Families who homeschool their children do so for a number of reasons. A 2001 study by the [[US Census Bureau]] found that the single largest reason that parents homeschool is that they feel they can give their children a better education at home. This accounted for 50% of the homeschooling families; [[religion|religious]] reasons came in second at 33%.<ref>Home Schooling in the United States: Trends and Characteristics, by Kurt J. Bauman, Population Division, U.S. Census Bureau, August 2001, Working Paper Series No. 53 [http]</ref> Other frequently mentioned reasons include dissatisfaction with academic instruction at other schools, the ability to provide religious or moral instruction along with academics, the ability to control what the child is being taught, flexibility in meeting the needs of a child with special needs (such as a physical or mental health problem, a temporary illness or giftedness), flexibility in scheduling family life, and concern about safety, drugs, and peer pressure at other schools.<ref>Homeschooling in the United States: 2003 Statistical Analysis Report, National Center for Education Statistics, NCES 2006-042, Feb 2006 []</ref>
Admissions departments at major [[college]]s are now familiar and comfortable with homeschooling, according to a 2004 Boston Globe article. The article quotes a [[Liberal Arts college|Williams College]] admission officer as saying: <blockquote>"We read homeschoolers' applications just like any other application. They don't get any special consideration, but they're not discriminated against, either. Their applications are interesting, and they've certainly done independent work their whole lives."</blockquote> It notes that the acceptance rate of homeschoolers at Williams is 20 percent,<ref>[ Schoolhouse rocked] "home schooling has gone main stream, especially in Massachusetts. It's estimated that as many as 20,000 children here have abandoned test-crazy public schools and high-priced private schools for the comfort of the living room couch. But most surprising of all is that Harvard, BU, Brown, and other colleges are welcoming homeschoolers like all other students." Source for Williams College admission officer's quote, 20% figure.</ref> virtually identical to its overall acceptance rate.<ref>[http College acceptance rates]: Williams, 19.2%. U. S. News and World Report</ref>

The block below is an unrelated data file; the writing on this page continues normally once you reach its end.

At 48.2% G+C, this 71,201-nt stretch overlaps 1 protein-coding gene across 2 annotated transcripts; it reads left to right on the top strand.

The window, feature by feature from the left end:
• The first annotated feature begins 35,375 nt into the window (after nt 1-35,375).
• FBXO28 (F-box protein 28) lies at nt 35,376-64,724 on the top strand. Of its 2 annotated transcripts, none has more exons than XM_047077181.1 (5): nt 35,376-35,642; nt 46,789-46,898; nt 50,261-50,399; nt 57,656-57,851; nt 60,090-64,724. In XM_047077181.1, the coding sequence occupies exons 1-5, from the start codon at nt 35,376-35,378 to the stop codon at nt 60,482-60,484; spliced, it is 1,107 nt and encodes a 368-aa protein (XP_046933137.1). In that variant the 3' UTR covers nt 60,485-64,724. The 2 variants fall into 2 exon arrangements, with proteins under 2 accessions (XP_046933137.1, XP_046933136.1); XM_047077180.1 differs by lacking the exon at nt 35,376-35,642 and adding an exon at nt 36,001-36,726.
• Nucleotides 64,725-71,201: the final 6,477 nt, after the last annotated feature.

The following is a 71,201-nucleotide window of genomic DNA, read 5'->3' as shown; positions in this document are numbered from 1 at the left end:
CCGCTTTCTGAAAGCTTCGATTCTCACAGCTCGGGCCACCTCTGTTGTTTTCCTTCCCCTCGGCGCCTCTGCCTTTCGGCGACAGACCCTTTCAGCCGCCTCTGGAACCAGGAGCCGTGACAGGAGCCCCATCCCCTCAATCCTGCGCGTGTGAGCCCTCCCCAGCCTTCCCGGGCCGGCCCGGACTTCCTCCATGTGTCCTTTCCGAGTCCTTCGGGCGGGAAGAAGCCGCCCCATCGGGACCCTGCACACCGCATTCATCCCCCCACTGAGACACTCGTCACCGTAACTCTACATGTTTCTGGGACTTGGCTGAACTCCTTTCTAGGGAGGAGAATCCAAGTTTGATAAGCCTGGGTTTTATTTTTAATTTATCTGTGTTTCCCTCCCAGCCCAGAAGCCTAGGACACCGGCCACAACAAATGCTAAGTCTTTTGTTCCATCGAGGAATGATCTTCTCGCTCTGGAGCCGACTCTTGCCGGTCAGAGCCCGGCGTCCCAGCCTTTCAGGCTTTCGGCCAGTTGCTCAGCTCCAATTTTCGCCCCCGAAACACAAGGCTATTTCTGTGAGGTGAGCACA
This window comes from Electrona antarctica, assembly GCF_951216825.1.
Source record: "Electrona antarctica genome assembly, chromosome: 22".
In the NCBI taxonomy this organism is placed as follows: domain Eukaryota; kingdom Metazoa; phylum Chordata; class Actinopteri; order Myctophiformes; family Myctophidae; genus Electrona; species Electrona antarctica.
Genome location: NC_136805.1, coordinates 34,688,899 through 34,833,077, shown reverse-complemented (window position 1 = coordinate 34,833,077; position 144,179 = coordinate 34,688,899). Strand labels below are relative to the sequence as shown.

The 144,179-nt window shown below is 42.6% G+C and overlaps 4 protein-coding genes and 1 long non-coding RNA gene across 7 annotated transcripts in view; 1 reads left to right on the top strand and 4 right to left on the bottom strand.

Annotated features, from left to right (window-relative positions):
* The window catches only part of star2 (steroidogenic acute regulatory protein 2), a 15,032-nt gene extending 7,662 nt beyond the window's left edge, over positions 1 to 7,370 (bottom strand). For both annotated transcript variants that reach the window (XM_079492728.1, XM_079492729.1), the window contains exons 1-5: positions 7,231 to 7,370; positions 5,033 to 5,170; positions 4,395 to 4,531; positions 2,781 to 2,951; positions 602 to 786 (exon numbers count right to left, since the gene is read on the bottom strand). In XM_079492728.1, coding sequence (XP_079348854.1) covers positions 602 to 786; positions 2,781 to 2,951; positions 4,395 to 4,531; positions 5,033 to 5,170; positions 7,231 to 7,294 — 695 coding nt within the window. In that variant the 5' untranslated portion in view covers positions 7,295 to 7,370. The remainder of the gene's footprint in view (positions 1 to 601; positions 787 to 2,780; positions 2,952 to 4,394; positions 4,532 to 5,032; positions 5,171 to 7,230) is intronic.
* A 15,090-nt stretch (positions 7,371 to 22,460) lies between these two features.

In the [[United States]], some states permit homeschooled students to participate in [[extracurricular activities]] at their local public schools.
*Seeking a higher academic level, and avoiding violence, intimidation, invasions of privacy (e.g., searches) and other hostile aspects of the [[public school culture]].<ref>[ ''Revealing Statistics: Education and Media'']</ref><ref>As an example of the violent culture at [[public school]], "parents said there have been violent incidents, mostly fistfights, at the high school every day this week. 'My daughter is terrified,' said Elizabeth Sabalu, whose daughter is a junior. 'She doesn't want to come to school any more.'" [,CST-NWS-skul04.article]</ref><ref>"Nationally, about 160,000 [[student]]s miss [[Public schools|school]] daily because they [[fear]] being [[Bully|bullied]]," and in [[Hawaii]] students viciously fight each other and post videos of it on [[YouTube|]]. One victim is now "being [[homeschooled]] at state expense."[]</ref>
*Freedom from a culture of depression and [[Liberal bias in academia|liberal]] and/or [[atheistic]] bias found in public and many private schools.<ref></ref><ref></ref><ref></ref> See: [[Religiosity and the growing use of vouchers and homeschooling|Religiousity and homeschooling]]. Interestingly, homeschooling has actually increased among irreligious parents, often for some of the same concerns as religious ones (flexibility in their children's education being a common one, along with the mandatory vaccine issue).